Gate Marks

I would like to get some opinions from everyone here on the subject of "gate marks". I have heard mixed answers when it comes to Griswold gate marks. Some people said if there is a mark they are recasts, some people have said if it is old it is a normal mark because they changed the way the molds were that being said...I have also been told that Griswold made aluminum skillets as well as other different metal (types) pieces. Would this have anything to do with "gate marks" as well?
In the mid to late 19th century, advancement in casting technology brought about the technique of side gating. It would move the gate away from the bottom to a place where its remnant would no longer be physically obtrusive and any vestige of it could be rendered inconspicuous. But this would mean you could no longer simply take a thing shaped like a skillet (aka a pattern), pack it in a box of sand, remove it leaving a cavity in its shape, drill a hole or slot to the cavity down through the sand, and then pour molten iron into it. Patterns now had to be more elaborate affairs with runners and multiple gates and risers in order to make the iron fill the cavity completely and evenly, from the bottom up, against gravity.

Companies like Wagner and Griswold, who began hollow ware manufacture around this time, perhaps encouraged to do so by the quality of product the improved method would allow, used side gating from the outset. Bottom gating continued to be used, however, by smaller foundries without the capability, but they quickly fell by the wayside. Bottom gating also persisted on large pieces like cauldrons where side gating was impractical or was deemed unnecessary. And, it continued to be seen used by individuals or small foundries making copies of others' pieces.

In the case of Griswold, there are only a few instances where a bottom gated piece might be thought to be genuine, but they are confined to a small number of early gem or breadstick pans and a few early tea kettles.

There are a few places you'll see people claim a bottom gated piece marked Griswold is genuine. One is on eBay, and we don't have to say anything more than that.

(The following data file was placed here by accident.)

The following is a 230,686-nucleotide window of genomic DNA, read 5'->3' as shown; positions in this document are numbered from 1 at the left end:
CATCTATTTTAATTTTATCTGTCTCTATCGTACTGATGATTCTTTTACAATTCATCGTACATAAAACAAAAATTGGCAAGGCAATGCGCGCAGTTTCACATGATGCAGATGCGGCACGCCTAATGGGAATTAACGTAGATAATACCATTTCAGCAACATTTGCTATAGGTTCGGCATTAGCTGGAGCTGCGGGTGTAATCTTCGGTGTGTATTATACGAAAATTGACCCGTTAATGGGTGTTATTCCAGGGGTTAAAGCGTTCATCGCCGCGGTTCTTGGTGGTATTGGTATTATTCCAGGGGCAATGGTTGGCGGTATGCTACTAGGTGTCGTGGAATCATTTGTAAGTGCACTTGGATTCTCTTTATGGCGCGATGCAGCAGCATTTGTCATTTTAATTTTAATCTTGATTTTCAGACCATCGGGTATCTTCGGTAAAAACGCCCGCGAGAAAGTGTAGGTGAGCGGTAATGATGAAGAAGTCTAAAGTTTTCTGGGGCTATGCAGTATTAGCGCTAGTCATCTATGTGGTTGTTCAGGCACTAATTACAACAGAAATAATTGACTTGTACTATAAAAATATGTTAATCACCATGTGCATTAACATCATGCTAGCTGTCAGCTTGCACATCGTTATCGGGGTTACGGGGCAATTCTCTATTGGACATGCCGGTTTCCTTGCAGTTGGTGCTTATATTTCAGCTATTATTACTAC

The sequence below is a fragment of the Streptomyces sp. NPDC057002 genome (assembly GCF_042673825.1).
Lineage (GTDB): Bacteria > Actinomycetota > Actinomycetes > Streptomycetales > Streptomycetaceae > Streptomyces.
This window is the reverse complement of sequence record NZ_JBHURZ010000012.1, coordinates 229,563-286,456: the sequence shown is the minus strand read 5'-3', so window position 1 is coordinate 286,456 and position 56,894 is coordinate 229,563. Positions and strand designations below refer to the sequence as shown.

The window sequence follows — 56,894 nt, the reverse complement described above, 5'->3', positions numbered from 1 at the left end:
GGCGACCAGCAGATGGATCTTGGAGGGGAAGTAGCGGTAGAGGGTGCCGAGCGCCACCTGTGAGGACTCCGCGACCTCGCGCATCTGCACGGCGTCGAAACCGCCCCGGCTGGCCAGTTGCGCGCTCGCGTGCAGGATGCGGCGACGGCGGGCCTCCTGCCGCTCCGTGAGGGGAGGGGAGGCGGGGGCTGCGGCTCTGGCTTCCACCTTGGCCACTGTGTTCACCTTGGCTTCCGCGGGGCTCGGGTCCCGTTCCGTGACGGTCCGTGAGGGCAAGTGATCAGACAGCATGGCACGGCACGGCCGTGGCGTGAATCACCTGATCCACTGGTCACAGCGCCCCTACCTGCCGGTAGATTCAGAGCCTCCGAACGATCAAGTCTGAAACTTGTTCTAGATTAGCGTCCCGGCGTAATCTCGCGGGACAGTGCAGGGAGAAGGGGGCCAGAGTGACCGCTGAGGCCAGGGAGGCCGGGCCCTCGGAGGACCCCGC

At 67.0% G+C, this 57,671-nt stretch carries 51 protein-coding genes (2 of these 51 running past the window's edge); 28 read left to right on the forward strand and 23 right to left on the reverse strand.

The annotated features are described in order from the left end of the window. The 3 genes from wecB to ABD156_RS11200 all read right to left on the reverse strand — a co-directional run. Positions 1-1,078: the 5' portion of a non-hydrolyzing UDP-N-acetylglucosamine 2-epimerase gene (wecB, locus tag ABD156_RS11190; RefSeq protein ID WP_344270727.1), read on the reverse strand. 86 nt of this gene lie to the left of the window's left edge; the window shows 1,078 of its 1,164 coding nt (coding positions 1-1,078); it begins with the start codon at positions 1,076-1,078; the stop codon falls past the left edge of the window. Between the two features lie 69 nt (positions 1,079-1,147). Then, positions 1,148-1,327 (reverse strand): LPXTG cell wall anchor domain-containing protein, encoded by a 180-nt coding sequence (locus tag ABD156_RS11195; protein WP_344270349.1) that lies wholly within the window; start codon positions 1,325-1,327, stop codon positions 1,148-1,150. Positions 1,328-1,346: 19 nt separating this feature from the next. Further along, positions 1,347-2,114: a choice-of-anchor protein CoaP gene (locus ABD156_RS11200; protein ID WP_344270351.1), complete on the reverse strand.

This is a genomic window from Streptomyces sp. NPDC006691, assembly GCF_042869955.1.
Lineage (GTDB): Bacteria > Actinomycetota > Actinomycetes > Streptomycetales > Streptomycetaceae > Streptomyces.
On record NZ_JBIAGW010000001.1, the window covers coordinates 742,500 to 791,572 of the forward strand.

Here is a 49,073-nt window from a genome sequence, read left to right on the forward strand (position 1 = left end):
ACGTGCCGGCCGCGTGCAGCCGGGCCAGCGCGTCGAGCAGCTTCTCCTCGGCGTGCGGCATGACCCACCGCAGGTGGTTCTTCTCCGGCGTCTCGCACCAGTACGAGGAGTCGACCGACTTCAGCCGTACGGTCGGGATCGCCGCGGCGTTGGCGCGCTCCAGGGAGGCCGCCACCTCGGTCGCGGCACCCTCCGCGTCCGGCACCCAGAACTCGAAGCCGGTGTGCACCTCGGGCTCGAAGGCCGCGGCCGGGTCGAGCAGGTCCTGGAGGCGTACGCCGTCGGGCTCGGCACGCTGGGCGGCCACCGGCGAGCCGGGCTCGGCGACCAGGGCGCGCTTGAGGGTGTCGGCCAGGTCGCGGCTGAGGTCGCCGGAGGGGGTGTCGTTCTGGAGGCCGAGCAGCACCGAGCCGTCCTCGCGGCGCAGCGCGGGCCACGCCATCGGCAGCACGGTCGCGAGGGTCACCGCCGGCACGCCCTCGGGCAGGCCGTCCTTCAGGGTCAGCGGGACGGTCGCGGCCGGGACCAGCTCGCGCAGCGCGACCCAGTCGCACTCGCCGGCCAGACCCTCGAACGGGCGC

Another is in the sometimes lengthy, rambling, and often incoherent comments section of a facebook post. Many guesses and assumptions, posted in them by those with only a casual level of interest, often come to be taken as fact by readers coming in later.

And to be fair, many years ago even an author of the BB and RB (before he wrote the books) thought that an Erie skillet with a bottom gate mark he found was earlier than all the others he had, and for a time placed it in the sequence of revisions collectors call "series". His books, however, are probably better for having taken a moment to clear up that brief misconception.

Griswold did also make a full line of cast aluminum ware in addition to cast iron, but no other metals.
Doug, other than specific testing of the could a "novice" tell the difference with iron versus aluminum (or other metals).....other than weight and perhaps color. I have a skillet (pretty sure a recast) that has the Griswold trademark, but has a gate is light in weight......I'm trying to get the photos to upload. Recast or not..I just like
Doug, I hope these pictures upload


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A magnet sticks to iron, but not to aluminum. There is no doubt your skillet is a recast.